The principal reason for me picking squatting as a subject to tackle is that, quite simply, I have been contacted by owners of properties who have done absolutely nothing wrong, who have found themselves in the dreadful position of having to pay out cash that they don’t necessarily have to remove often aggressive invaders from their own properties. Regardless of the size of our homelessness problem – which I will come onto in a minute – this is just wrong. It had to be stopped.
There are myths which need to be dispelled on both sides of the debate and I am happy to start with a couple on the anti-squatting side. The first is that people’s actual homes – where they live every day – are getting invaded. Sure, there was the case of Dr Oliver Cockerell and his heavily pregnant wife whose actual home was broken into, squatted and smashed up when they were living there. Such stories are rare and are not illustrative of the wider problem but they do happen.
Secondly, to set the record straight, I would not begrudge a genuinely homeless individual from sleeping inside a forgotten and derelict property to escape the cold of winter. If it were possible to draw up a simple law that was workable, along these lines, then I would probably support it. This is not what my proposal was all about.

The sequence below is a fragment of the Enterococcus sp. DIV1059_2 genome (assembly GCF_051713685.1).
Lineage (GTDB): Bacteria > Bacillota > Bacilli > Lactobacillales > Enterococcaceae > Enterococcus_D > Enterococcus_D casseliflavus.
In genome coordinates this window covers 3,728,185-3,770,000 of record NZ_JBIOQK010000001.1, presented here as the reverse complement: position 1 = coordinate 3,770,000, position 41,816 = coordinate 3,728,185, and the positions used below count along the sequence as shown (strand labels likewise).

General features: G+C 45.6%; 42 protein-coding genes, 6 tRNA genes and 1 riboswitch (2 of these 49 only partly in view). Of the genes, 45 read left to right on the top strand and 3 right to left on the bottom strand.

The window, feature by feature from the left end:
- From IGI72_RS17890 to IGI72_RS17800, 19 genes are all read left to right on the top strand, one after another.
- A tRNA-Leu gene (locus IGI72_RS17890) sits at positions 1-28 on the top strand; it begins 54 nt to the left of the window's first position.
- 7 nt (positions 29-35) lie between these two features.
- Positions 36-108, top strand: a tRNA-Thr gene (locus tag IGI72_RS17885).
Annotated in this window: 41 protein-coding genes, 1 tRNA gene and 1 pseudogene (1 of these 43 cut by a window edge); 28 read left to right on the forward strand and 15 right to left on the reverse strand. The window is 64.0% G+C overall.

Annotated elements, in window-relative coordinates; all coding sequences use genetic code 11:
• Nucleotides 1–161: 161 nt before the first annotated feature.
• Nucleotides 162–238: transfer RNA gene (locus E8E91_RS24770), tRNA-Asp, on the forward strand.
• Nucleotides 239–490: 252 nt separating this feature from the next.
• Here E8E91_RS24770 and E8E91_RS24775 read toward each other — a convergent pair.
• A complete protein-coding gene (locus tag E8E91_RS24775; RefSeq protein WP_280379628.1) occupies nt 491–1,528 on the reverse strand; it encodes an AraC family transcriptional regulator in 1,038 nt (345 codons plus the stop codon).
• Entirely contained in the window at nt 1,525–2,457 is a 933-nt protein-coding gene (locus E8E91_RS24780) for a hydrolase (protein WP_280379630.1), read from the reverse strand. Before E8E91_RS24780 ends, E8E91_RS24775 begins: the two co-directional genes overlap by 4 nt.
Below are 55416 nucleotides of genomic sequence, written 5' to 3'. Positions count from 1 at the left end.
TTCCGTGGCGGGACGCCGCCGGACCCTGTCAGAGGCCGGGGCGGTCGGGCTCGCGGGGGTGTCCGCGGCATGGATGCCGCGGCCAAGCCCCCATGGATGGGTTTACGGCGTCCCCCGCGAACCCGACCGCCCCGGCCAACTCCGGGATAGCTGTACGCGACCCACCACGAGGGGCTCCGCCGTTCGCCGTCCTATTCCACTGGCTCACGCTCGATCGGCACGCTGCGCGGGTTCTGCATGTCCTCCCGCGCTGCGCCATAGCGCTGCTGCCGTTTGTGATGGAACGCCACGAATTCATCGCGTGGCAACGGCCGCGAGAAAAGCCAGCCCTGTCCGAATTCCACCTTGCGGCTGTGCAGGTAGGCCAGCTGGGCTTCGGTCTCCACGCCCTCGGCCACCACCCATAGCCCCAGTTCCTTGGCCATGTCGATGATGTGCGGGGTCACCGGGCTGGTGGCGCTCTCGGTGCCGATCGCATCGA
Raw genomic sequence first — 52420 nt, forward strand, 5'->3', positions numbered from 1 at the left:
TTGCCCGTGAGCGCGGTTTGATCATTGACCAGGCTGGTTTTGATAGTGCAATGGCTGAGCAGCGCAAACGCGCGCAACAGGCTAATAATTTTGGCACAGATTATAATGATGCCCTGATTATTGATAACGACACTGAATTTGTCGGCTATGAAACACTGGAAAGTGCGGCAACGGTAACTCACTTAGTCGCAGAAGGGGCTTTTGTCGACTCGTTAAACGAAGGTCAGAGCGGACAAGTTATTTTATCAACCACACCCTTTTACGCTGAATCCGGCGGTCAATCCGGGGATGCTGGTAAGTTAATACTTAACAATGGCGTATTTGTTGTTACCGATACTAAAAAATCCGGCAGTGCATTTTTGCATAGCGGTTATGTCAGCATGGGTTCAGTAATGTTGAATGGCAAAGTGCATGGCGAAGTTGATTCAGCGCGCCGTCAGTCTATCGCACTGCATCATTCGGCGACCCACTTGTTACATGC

It didn’t start out as a way of stopping squatting entirely, it began as a way of stopping the injustice of property owners having to pay, with both money and time, to recover their properties. It is only when I delved further that I saw some worrying patterns emerge.
So, on the other side of the debate, and related to my last point, I don’t believe that there is any sort of link whatsoever between the genuine homeless of my constituency – such as the rough sleepers on Church Road – and a typical squatter.
Some squatters may have heard about today’s event on Facebook or Twitter. Some may be in the room now. Some have jobs. The idea that these individuals – talented, web-savvy, legally-minded – have anything whatsoever in common with the rough-sleeping troubled souls who need real help is highly insulting to vulnerable addicts. Rough sleepers do not have the resources to print out squatters’ rights notices from the internet and stick them on front doors.
In fact, I would go as far as saying that any public resources – whether it be police action, parliamentary time or council cash – that is having to be spent on squatters who don’t need our help is money wasted. I want to see this cash ploughed into helping those who really need assistance, such as the homeless on Church Road who have never used Facebook or Twitter, never been to university, and never been able to work.
On this point exactly, we have seen resources taken away locally from those on Brighton & Hove City Council’s housing waiting list where £30,000 has had to be spent on legal bills alone over the past few years. £40,000 of damage was caused to one property alone. This means delays for those on the housing list and less cash to spend on getting new properties ready. This illustrates how squatters are hindering the homeless problem – the opposite to helping it.